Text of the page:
The Myth of Sisyphus

by

Albert Camus

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Kirilov is a character that Camus discusses in the ‘Absurd Creation’ chapter. He comes from Fyodor Dostoevsky’s book The Possessed (also translated as Demons or The Devils). Camus praises Dostoevksy for the character, who seems to embody elements of the absurd in his daily life. Like Camus, Kirilov is only interested in dealing with certainties (and then proceeding wherever the consequences might lead). For Kirilov, for the world to have meaning depends on their being a God. But he can’t bring himself to believe in God, and therefore decides that, in terms of having control over his own will, he is essentially his own god. Kirilov commits what Camus calls “logical suicide” because he wants to demonstrate his own “freedom” (which he feels will benefit others too). His final words before shooting himself are “all is well”—these neatly sum up the approach Camus believes is necessary in the face of the absurd: to accept it and live with it.

Kirilov Quotes in The Myth of Sisyphus

The The Myth of Sisyphus quotes below are all either spoken by Kirilov or refer to Kirilov. For each quote, you can also see the other characters and themes related to it (each theme is indicated by its own dot and icon, like this one:
Absurdism and Meaning Theme Icon
). Note: all page numbers and citation info for the quotes below refer to the Vintage edition of The Myth of Sisyphus published in 1991.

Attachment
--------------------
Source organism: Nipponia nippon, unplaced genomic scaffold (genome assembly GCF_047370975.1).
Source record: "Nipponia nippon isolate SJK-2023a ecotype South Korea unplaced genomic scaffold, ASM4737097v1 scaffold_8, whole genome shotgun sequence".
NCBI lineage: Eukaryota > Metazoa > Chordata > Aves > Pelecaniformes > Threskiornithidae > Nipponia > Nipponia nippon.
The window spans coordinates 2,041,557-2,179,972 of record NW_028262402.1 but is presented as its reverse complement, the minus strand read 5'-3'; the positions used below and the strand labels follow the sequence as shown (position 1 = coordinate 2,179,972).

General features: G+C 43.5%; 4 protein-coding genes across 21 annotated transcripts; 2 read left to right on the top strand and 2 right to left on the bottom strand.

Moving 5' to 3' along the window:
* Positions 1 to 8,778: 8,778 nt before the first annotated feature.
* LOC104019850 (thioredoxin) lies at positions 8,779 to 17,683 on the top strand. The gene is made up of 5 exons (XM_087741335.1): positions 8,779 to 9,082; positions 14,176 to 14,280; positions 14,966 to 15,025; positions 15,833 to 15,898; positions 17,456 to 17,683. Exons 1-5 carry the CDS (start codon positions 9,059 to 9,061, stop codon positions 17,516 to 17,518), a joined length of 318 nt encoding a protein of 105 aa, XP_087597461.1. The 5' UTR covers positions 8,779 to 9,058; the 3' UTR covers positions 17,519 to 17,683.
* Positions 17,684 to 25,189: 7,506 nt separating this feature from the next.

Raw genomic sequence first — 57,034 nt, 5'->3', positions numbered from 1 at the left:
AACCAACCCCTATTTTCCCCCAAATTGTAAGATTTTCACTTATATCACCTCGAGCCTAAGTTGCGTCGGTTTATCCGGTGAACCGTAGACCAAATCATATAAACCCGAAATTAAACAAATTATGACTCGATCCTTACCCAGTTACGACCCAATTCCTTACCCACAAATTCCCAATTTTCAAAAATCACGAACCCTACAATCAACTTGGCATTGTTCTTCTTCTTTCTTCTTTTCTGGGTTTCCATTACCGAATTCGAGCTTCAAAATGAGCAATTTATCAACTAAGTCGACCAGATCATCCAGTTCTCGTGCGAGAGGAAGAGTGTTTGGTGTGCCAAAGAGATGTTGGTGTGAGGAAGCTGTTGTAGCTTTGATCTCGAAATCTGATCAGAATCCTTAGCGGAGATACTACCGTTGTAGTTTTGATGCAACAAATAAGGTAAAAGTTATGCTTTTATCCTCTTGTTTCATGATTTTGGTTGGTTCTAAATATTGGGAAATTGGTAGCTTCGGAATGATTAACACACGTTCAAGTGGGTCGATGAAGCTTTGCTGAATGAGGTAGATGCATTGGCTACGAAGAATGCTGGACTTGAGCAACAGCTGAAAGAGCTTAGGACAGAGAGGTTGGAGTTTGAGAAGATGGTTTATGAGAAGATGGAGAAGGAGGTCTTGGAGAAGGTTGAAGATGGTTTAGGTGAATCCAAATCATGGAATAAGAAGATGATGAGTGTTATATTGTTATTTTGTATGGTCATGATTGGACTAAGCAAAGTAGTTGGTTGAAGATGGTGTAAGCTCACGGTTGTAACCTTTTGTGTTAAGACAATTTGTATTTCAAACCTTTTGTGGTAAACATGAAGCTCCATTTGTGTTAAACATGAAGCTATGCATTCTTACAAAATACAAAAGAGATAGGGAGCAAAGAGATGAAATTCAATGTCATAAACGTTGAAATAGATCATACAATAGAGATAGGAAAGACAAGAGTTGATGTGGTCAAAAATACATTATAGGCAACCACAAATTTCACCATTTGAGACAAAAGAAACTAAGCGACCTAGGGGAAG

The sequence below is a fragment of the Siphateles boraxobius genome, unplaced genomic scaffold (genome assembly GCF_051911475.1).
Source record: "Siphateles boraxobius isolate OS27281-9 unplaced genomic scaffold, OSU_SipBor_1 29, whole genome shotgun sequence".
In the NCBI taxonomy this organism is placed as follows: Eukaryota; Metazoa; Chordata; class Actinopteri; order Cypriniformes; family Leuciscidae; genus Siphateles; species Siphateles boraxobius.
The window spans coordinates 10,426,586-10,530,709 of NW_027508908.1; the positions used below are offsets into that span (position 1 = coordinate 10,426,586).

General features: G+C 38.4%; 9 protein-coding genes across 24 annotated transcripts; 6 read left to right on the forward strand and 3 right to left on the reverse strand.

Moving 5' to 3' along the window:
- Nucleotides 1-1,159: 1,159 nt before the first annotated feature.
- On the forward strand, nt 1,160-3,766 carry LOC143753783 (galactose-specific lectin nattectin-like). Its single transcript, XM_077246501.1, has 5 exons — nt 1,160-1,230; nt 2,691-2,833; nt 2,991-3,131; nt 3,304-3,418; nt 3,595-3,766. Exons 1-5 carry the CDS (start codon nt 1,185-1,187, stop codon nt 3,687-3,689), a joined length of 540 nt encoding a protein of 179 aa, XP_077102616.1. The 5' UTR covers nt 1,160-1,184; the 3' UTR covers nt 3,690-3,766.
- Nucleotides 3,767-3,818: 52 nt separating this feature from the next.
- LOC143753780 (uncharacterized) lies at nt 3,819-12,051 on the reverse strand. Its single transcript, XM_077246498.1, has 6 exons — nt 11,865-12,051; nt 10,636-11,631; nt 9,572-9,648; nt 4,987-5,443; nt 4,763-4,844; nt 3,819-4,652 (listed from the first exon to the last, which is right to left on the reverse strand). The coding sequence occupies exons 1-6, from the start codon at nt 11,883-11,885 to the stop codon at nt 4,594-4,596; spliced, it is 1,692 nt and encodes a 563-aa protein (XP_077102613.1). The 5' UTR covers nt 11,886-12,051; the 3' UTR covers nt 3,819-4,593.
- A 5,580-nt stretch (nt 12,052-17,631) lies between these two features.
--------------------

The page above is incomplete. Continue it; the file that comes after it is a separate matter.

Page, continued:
10. Kirilov Quotes

All of Dostoevsky’s heroes question themselves as to the meaning of life. In this they are modern: they do not fear ridicule. What distinguishes modern sensibility from classical sensibility is that the latter thrives on moral problems and the former on metaphysical problems. In Dostoevsky’s novels the question is propounded with such intensity that it can only invite extreme solutions. Existence is illusory or it is eternal. If Dostoevsky were satisfied with this inquiry, he would be a philosopher. But he illustrates the consequences that such intellectual pastimes may have in a man’s life, and in this regard he is an artist.

Related Characters: Albert Camus (speaker), Kirilov, Fyodor Dostoevsky
Page Number: 104
Explanation and Analysis:
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Kirilov Character Timeline in The Myth of Sisyphus

The timeline below shows where the character Kirilov appears in The Myth of Sisyphus. The colored dots and icons indicate which themes are associated with that appearance.
10. Absurd Creation: Kirilov
Absurdism and Meaning Theme Icon
Philosophy and Art Theme Icon
Camus examines one particular character from one of Dostoevsky’s novels, The Possessed. This man, Kirilov, feels that in order for existence to make sense, God “is necessary.” Despite this, he... (full context)
Absurdism and Meaning Theme Icon
Philosophy and Art Theme Icon
Camus believes that Kirilov’s suicide constitutes him taking on the role of God himself, a logic that he admits... (full context)
Absurdism and Meaning Theme Icon
Philosophy and Art Theme Icon
...would not “provide a reply” to the absurd, but simply show its existence. Dostoevsky answered Kirilov’s dilemma by behaving as if “existence is illusory and it is eternal.” For Camus, only... (full context)
12. The Myth of Sisyphus
Absurdism and Meaning Theme Icon
Humankind and the Natural World Theme Icon
Happiness and the absurd are “inseparable,” states Camus. Like Kirilov, Oedipus concludes that “all is well,” a remark that Camus says “echoes in the wild... (full context)
Absurdism and Meaning Theme Icon
Camus says, “I leave Sisyphus at the foot of the mountain!” Like Oedipus and Kirilov, Sisyphus “concludes that all is well.” Sisyphus knows “each atom of that stone, each mineral... (full context)